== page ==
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Norwich - The former City Hall volunteer docent found in violation of the city ethics ordinance last summer for reading the mayor's interoffice mail questioned an Ethics Commission ruling Monday that she cannot serve on city agencies in the future.
Five months after the Ethics Commission ruled that Joanne Philbrick violated the city code of ethics and wrote in a decision that she not seek future appointment to city commissions, Philbrick appeared before the commission and complained that the ruling was inappropriate and possibly illegal.
She told the commission Monday that she would like to seek appointment to city commissions and also complained that the commission violated its own rules during her case first by not properly notifying her that a complaint was filed.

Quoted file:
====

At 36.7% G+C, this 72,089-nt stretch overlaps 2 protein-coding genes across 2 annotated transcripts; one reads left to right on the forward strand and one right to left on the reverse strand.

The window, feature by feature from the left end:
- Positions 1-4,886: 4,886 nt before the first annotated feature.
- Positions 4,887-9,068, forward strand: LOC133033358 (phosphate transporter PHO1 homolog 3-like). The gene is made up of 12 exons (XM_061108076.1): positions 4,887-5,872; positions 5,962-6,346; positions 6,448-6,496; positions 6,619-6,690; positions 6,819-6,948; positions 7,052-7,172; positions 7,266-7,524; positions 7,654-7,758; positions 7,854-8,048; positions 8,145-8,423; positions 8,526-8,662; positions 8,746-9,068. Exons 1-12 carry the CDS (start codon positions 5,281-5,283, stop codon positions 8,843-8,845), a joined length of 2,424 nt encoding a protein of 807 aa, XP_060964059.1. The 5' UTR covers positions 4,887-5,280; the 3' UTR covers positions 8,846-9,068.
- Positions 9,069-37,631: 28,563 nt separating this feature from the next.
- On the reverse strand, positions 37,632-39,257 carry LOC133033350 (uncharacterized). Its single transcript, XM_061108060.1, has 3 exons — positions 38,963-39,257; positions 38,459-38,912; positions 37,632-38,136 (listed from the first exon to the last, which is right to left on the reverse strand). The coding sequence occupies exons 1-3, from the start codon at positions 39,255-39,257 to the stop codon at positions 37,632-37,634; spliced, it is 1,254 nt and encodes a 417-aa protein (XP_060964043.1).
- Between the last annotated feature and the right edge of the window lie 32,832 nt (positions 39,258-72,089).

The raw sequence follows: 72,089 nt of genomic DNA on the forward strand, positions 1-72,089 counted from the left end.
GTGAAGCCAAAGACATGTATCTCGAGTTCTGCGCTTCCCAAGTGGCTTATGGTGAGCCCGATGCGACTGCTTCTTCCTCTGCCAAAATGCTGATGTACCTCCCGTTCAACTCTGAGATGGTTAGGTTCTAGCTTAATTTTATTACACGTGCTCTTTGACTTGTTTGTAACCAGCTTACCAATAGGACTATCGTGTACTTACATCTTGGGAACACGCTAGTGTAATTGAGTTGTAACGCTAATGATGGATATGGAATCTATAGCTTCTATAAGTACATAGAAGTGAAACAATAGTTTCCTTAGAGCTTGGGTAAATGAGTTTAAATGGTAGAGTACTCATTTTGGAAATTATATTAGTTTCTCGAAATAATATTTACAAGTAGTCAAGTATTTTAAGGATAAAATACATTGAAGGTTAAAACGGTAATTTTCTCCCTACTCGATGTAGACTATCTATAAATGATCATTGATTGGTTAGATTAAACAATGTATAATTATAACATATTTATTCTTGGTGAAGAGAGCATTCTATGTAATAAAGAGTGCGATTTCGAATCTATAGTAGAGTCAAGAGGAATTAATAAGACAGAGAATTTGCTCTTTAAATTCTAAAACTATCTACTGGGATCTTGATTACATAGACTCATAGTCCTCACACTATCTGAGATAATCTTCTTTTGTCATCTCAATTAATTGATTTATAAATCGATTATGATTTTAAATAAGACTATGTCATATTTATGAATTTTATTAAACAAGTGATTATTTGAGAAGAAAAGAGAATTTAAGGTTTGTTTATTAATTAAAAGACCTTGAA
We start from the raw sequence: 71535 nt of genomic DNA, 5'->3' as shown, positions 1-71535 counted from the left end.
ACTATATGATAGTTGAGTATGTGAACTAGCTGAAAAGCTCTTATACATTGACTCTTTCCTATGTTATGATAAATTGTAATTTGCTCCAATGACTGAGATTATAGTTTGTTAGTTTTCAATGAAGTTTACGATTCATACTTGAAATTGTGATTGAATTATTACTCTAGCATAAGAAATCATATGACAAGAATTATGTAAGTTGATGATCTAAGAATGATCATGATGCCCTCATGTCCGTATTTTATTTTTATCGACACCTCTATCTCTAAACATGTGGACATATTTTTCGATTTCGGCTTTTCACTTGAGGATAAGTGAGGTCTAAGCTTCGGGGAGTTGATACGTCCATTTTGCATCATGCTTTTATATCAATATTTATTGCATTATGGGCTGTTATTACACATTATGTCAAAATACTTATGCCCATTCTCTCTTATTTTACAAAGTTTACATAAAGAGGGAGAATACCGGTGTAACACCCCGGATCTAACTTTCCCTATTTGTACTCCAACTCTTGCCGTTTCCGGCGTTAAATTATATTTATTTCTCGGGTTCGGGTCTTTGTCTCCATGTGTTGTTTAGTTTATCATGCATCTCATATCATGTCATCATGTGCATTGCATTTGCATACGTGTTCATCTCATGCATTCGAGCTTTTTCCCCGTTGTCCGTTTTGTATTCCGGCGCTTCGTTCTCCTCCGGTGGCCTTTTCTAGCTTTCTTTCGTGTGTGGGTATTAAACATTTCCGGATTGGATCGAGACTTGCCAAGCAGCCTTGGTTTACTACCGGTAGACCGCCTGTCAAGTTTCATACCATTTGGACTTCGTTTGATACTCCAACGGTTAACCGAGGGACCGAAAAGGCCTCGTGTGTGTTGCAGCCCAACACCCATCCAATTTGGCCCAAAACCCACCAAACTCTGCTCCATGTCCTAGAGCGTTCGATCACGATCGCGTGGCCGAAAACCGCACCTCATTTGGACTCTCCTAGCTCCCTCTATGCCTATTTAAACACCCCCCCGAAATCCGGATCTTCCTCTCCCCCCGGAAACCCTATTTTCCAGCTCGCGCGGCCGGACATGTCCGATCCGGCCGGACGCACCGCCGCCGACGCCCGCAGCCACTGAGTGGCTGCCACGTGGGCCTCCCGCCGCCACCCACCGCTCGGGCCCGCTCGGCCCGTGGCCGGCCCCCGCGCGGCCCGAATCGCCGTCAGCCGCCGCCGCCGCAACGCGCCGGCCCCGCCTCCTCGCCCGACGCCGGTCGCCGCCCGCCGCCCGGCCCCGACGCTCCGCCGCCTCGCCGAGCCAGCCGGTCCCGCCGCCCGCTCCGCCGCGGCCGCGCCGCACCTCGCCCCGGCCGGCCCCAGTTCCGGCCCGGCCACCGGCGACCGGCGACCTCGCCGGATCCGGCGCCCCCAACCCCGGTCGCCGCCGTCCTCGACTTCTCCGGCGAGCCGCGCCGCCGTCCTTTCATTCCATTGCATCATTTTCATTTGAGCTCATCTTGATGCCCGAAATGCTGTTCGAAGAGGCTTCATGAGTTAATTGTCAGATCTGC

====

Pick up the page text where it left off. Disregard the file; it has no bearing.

She added that the commission should have dismissed the case entirely when she resigned, but instead went ahead with the hearing against "a private citizen."
"Where does someone go to complain about the Ethics Commission?" Philbrick said.
The Ethics Commission ruled in August that Philbrick violated the ethics code by opening a string-tied envelope placed in Mayor Peter Nystrom's mailbox that at the time was located behind the docent desk in the City Hall lobby.
The mayor's secretary filed the ethics complaint after viewing a videotape showing Philbrick opening the envelope.
Philbrick, who also was a member of the Personnel and Pension Board, admitted the "mistake" during an ethics hearing and resigned both as a docent and from the pension board. At the time, she told the commission she did not intend to seek future appointments.
But on Monday she objected to the open-ended prohibition placed by the commission.
"I would have accepted a one-year or a five-year moratorium," she said. "I'm not down and out yet. I feel I have a lot to offer to the city on a board or commission."
The commission Monday did not discuss her comments, and Chairman Robert Davidson declined to comment after the meeting.